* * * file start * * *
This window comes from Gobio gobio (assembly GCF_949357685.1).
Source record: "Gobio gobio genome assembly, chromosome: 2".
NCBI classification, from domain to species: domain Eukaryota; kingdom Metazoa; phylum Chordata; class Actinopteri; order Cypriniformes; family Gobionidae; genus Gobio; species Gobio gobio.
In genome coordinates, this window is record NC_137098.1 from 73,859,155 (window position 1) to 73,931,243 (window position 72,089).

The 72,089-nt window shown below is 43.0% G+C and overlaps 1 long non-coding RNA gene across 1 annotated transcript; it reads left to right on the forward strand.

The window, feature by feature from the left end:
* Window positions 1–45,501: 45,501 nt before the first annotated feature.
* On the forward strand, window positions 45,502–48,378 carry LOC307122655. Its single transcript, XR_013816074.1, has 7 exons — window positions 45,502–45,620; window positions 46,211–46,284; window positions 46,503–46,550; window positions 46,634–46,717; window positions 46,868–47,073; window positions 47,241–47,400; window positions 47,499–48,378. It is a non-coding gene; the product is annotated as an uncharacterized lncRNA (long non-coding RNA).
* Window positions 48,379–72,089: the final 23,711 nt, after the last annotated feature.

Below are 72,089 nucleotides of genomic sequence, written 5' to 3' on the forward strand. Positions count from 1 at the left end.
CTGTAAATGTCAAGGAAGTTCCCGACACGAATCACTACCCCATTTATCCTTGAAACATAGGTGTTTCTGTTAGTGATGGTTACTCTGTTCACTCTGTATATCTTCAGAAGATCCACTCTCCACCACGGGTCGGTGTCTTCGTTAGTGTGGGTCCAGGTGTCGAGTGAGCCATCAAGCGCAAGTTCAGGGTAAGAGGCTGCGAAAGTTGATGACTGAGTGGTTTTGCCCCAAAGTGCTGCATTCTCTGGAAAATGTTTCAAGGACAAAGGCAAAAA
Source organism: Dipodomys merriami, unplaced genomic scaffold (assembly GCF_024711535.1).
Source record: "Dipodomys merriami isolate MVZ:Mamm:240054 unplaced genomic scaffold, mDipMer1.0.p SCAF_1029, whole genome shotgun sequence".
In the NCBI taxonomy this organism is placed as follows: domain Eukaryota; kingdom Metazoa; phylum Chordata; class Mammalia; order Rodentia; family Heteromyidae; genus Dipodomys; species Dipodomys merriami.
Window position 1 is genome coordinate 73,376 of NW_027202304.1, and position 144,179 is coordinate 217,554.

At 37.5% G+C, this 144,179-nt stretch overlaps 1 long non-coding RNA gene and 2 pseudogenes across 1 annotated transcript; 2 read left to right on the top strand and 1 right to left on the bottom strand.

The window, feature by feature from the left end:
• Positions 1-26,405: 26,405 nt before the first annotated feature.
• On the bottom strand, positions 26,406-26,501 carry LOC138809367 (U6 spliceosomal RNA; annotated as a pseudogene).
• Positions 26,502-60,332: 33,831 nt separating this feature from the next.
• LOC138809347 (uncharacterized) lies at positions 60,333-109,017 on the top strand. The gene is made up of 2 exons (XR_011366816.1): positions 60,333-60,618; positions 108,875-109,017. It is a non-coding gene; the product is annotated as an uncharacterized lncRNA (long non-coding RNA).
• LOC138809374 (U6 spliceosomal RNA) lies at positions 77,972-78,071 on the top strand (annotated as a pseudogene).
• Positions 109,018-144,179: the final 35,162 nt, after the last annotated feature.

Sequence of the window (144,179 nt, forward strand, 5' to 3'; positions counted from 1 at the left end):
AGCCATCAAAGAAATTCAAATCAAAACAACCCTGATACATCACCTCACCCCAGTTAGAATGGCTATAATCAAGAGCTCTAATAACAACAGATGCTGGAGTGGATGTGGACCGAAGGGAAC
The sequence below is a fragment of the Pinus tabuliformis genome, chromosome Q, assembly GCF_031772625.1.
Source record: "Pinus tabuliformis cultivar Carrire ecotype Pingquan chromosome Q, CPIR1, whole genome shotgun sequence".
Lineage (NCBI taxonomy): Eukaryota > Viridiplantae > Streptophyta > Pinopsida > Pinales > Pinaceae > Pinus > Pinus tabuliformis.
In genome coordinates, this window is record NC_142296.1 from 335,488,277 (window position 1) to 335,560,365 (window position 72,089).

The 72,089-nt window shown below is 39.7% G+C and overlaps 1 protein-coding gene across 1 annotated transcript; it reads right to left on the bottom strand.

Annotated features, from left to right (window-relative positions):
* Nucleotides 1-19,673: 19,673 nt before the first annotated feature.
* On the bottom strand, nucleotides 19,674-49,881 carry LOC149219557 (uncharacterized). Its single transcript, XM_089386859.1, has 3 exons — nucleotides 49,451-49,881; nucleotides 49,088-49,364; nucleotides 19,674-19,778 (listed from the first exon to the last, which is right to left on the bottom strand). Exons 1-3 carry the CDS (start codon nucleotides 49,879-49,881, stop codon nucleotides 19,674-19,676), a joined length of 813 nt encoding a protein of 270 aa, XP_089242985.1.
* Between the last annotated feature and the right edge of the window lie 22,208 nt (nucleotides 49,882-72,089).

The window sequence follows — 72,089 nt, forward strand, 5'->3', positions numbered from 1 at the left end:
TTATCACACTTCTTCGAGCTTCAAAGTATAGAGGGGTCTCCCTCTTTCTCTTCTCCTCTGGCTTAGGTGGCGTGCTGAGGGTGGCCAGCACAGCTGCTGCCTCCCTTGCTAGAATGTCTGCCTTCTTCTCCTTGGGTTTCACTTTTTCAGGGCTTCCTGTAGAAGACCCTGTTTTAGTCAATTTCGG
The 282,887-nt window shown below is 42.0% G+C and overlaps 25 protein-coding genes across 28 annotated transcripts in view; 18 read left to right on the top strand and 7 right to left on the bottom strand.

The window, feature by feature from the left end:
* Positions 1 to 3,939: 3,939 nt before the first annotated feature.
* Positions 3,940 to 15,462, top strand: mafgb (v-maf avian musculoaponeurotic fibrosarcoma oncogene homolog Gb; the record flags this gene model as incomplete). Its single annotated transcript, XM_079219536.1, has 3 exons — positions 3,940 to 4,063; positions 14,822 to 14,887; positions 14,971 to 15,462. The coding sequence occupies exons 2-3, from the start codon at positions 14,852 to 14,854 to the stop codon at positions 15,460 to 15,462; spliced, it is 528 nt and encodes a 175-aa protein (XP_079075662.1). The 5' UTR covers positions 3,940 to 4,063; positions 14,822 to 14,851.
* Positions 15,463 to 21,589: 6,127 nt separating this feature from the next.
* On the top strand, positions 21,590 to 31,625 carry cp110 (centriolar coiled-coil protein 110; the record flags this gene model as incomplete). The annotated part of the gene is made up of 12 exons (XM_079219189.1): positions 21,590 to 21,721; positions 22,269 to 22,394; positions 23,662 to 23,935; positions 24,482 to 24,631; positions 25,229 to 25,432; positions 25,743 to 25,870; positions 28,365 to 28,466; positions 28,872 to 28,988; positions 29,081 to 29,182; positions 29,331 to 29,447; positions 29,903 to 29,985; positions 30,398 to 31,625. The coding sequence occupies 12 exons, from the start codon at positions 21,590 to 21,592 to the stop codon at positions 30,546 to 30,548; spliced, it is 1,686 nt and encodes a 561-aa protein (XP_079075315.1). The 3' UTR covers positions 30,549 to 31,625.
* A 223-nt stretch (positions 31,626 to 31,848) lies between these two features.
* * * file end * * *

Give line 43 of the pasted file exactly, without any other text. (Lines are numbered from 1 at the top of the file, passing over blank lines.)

* A 223-nt stretch (positions 31,626 to 31,848) lies between these two features.